I was recently giving a webinar through the North American Nature Photography Association on how to chase and photograph the aurora borealis. During the Q&A, someone asked why one image had stars that were casting a long reflection, rather than a pinpoint of light. I could not quite visualize the issue, and, to be…
Photographing the night sky has long been a part of the landscape photographer’s experience. One of the creative ways to express the night sky is to create an image of star trails, a result of the Earth rotating against the constant position of the stars. This blog post explores the traditional ways to create star trail images, as well as some new tools.
Fifteen years ago, aurora chasing was a lonely exploit, fueled by passion, skill and luck. Today, the influx of digital photography and proliferation of social media and apps have changed the nature of the game, making it much more communal and interactive. This piece explores how different of a world aurora chasing is today.
There is a lot of planning and effort that goes into a night of aurora chasing. This blog post explores a bit of what it takes to engage in this nocturnal adventure.
In the “old days,” an aurora photographer would have to wait and watch for a good night, not knowing moment-to-moment when the aurora borealis would make a show. Film cameras added challenges, as you would not know that your shots turned out until the film came back from the lab days later. Nowadays, there are a variety of tools available to help predict, chase and shoot the aurora. This blog covers highlights of everything you need to know about chasing and shooting the aurora in the modern age.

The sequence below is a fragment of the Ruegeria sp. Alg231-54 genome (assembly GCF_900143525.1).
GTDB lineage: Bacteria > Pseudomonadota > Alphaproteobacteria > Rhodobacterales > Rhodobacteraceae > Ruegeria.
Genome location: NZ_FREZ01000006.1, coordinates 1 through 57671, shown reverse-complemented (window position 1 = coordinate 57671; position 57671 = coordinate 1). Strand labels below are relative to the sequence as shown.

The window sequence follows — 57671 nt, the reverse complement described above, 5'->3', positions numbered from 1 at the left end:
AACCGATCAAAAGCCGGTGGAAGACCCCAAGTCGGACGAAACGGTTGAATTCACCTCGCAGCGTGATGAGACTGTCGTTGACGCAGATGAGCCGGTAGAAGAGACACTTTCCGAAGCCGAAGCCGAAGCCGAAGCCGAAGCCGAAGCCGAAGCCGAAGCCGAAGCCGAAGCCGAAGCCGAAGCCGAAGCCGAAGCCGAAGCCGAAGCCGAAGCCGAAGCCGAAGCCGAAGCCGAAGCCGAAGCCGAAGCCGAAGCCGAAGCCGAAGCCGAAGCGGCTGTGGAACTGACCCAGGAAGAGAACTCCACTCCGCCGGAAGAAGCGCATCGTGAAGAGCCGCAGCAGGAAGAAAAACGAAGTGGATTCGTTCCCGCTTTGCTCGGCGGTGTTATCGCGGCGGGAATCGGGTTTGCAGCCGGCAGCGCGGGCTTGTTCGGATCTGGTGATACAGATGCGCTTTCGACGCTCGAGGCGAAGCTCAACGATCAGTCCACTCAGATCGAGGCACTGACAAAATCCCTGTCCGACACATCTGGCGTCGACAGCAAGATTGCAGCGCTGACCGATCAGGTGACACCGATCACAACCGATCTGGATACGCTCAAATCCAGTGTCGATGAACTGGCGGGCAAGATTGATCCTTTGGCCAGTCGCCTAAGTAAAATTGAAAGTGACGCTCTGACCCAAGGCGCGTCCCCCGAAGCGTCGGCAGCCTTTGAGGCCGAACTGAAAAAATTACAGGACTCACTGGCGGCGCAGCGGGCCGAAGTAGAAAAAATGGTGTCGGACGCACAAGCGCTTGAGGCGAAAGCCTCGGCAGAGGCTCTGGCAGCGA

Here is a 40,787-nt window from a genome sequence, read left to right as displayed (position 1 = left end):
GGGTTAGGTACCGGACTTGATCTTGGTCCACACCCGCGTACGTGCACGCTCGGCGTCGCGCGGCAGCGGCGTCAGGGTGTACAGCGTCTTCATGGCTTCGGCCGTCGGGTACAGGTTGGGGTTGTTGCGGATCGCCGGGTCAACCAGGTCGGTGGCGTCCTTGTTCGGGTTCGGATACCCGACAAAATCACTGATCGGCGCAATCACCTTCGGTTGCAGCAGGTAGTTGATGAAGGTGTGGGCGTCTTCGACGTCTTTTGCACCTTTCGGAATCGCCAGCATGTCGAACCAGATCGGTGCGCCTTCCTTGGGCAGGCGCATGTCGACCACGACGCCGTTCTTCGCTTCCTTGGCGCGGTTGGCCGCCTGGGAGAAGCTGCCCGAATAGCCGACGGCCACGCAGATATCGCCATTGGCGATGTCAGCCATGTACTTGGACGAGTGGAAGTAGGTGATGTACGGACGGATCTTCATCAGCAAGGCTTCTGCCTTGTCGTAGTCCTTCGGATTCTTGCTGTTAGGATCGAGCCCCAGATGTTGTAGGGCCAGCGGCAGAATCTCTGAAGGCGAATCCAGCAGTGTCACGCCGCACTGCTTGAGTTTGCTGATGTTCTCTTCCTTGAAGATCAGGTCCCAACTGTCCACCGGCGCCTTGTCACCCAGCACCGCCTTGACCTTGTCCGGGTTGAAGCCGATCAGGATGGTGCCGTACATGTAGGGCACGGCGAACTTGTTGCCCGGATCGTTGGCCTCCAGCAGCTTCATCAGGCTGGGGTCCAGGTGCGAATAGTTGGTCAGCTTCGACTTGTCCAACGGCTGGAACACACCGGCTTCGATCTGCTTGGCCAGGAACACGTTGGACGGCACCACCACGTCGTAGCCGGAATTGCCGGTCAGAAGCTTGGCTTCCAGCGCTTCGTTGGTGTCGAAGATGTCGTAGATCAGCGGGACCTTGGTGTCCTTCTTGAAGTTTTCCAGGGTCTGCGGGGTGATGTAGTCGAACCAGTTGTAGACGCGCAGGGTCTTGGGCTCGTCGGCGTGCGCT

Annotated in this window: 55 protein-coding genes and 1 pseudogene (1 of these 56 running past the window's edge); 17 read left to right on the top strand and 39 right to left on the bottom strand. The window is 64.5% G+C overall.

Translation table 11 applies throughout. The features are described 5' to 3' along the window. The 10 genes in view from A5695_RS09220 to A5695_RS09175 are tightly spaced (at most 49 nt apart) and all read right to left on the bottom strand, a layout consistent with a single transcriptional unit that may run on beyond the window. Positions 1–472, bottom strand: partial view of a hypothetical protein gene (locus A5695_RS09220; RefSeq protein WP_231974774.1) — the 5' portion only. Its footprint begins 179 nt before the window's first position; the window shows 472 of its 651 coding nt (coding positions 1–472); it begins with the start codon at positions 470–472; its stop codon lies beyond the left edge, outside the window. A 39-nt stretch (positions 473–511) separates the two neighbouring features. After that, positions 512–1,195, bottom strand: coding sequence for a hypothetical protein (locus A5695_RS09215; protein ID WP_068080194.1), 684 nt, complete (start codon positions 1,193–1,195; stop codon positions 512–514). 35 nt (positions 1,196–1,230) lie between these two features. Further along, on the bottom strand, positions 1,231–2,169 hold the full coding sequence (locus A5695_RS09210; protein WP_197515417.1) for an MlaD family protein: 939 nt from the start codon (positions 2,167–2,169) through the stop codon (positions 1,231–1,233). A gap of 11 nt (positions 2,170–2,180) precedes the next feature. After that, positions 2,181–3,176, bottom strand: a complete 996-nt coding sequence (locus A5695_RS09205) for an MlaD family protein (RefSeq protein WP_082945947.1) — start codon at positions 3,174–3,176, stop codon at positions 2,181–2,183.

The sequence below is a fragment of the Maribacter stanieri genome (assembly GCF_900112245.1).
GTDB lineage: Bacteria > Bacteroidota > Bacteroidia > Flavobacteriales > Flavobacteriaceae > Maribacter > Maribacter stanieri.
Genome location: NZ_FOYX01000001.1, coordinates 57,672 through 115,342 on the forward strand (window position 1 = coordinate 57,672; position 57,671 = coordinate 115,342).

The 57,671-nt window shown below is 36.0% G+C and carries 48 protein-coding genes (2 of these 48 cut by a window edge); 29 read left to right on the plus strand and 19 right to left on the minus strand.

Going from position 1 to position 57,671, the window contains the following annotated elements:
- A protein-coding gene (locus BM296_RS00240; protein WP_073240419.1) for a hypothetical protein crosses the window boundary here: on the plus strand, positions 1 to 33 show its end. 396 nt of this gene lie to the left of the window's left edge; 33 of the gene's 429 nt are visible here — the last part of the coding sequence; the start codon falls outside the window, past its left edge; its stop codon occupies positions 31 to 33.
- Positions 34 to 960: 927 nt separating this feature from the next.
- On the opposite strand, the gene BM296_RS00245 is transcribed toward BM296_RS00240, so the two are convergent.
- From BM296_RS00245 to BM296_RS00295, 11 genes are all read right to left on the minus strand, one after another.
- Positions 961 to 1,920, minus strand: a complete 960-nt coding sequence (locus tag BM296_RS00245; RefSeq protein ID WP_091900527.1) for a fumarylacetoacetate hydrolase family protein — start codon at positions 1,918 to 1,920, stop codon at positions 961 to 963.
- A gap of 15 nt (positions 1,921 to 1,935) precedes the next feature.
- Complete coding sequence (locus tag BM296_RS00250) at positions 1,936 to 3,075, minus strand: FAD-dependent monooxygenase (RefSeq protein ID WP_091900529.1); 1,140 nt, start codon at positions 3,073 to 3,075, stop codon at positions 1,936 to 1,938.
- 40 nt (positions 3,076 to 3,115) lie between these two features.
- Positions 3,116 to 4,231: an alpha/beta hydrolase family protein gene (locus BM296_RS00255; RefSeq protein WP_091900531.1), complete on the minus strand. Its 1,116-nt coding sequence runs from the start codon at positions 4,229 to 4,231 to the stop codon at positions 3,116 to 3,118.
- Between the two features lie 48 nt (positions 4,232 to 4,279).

Photographers tend to celebrate their successes, sharing their best images and best stories with the public. But at some point in their careers, they make mistakes. I thought it might be useful to share some of my own and a bit of what I have learned.
Photographers often share techniques and locations, or sometimes they don’t, as part of demystifying certain aspects of photography as an art or a business. But quite often, that is teaching the theory without teaching the practical. I thought it would be useful to share some of the things that I do just to get ready for a trip.
Digital photography today seems focused on speed, size, technical gimmickry, and everything but the science behind capturing an image. The explosion of the digital industry, along with the proliferation of social media, has driven this tendency to leave behind the fundamentals of photography in favor of just capturing images. With this blog post, I explore the most fundamental thing anyone needs to know in order to create good images – how to see light.
There has been a lot of talk in recent days about an aurora-related phenomenon called “Steve.” I have photographed Steve several times over the years. I just didn’t know his name.
Quite frequently, we see articles or statements on social media that suggest that the use of Photoshop is cheating. These statements reflect a deep misunderstanding and ignorance of the creative process in photography. The origins of how and why we use Photoshop can be traced back to Ansel Adams.